As I mentioned in yesterday’s blog, unlike what you hear from economists and market pundits, Fed Chairman Bernanke still has plenty of ammunition left.  In that post (see here:  Counting Down to Jackson Hole), I urged readers to link to Bernanke’s 2002 speech where he outlines his playbook.  In other words, economic tools that he already has deployed over the past few years, as well as those other tools that he has at his disposal even in a zero-rate environment (as an aside, I can understand why the casual investor/reader doesn’t read this long, and oftentimes tedious material, but economists who are quoted in Barron’s have absolutely no excuse). 

A key passage in this mornings speech (arguably the most important part) is where he reiterates the message in that 2002 speech.  Here is what he said:

Early in my tenure as a member of the Board of Governors, I gave a speech that considered options for monetary policy when the short-term policy interest rate is close to its effective lower bound.  I was reacting to common assertions at the time that monetary policymakers would be “out of ammunition” as the federal funds rate came closer to zero. I argued that, to the contrary, policy could still be effective near the lower bound. Now, with several years of experience with nontraditional policies both in the United States and in other advanced economies, we know more about how such policies work. It seems clear, based on this experience, that such policies can be effective, and that, in their absence, the 2007-09 recession would have been deeper and the current recovery would have been slower than has actually occurred.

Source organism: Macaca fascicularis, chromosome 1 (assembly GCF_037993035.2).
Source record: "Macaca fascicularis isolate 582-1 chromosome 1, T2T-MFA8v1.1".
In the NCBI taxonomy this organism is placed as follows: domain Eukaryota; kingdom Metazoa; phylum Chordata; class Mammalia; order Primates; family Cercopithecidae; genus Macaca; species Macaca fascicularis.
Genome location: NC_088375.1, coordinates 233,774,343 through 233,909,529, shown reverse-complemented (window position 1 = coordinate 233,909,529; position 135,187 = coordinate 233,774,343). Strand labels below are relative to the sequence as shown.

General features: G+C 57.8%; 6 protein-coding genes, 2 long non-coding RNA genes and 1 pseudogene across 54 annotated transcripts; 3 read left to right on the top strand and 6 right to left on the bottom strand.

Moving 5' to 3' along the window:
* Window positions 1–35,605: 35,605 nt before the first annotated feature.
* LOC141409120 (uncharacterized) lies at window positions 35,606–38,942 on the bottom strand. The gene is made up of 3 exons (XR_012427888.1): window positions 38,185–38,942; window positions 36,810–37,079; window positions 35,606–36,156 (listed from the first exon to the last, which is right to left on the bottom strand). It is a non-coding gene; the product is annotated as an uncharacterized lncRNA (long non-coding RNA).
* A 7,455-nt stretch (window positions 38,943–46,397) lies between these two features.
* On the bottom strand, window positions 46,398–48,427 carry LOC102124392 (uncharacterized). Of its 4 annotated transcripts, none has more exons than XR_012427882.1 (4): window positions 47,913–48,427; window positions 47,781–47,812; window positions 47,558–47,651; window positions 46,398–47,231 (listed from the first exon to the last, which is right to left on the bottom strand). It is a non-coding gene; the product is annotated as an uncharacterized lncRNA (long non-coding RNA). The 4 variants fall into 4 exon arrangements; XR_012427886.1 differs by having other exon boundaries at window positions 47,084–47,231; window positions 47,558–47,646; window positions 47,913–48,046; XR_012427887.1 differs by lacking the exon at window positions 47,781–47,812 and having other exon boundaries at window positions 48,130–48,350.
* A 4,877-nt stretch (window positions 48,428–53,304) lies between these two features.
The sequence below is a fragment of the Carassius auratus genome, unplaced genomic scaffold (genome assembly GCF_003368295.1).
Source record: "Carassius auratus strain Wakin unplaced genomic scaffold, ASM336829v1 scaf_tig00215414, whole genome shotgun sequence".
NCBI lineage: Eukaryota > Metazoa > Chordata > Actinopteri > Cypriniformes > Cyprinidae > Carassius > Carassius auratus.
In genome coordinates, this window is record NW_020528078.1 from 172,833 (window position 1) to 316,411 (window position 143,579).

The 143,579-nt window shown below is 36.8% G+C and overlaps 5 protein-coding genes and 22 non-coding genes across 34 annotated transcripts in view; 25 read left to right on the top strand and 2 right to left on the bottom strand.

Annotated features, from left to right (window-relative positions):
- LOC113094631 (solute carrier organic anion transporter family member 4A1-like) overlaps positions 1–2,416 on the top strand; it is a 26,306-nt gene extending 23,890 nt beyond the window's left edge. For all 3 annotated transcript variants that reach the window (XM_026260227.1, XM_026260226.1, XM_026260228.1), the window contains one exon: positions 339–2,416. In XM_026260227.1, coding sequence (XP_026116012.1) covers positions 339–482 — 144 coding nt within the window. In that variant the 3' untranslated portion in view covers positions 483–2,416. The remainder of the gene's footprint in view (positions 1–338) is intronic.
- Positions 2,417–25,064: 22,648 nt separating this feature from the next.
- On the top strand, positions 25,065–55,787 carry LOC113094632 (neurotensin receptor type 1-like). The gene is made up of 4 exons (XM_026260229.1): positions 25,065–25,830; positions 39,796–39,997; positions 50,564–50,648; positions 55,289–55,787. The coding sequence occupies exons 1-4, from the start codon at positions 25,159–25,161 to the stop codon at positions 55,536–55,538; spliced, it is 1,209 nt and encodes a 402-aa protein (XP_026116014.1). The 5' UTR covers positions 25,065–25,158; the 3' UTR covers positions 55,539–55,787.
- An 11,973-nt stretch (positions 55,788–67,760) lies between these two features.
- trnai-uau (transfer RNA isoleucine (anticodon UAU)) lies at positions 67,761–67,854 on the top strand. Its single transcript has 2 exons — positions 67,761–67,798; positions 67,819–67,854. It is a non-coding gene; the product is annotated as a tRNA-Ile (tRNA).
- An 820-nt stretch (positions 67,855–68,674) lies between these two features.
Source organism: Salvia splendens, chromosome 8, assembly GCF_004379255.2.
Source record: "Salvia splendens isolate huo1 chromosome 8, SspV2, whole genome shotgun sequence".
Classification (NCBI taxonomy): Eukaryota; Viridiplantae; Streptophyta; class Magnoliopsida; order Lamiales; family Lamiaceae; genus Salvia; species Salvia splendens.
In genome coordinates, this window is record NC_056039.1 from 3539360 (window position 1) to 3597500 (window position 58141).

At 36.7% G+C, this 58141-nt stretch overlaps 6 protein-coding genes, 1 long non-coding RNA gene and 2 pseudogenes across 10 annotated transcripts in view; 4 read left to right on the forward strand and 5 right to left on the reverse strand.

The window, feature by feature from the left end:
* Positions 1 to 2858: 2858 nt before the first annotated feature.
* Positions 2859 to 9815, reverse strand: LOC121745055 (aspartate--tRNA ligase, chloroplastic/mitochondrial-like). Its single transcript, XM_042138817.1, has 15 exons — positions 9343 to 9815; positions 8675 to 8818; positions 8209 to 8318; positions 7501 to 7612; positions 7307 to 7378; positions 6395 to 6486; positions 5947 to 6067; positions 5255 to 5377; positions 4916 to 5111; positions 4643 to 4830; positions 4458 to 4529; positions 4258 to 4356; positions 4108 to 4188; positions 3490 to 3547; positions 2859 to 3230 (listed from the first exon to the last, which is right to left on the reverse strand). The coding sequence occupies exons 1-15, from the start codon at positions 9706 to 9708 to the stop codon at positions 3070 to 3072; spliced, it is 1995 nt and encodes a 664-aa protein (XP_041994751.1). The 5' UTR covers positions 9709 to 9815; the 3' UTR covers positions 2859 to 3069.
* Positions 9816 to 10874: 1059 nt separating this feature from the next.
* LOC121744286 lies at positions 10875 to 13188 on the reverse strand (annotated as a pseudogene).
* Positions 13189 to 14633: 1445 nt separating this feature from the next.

And then the sign that more stimulus is coming when markets once again falter:

Over the past five years, the Federal Reserve has acted to support economic growth and foster job creation, and it is important to achieve further progress, particularly in the labor market. Taking due account of the uncertainties and limits of its policy tools, the Federal Reserve will provide additional policy accommodation as needed to promote a stronger economic recovery and sustained improvement in labor market conditions in a context of price stability.

Rightly or wrongly, equity markets like short-term stimulus.  And at this point, market’s are reacting positively to Fed Chairman Bernanke’s speech.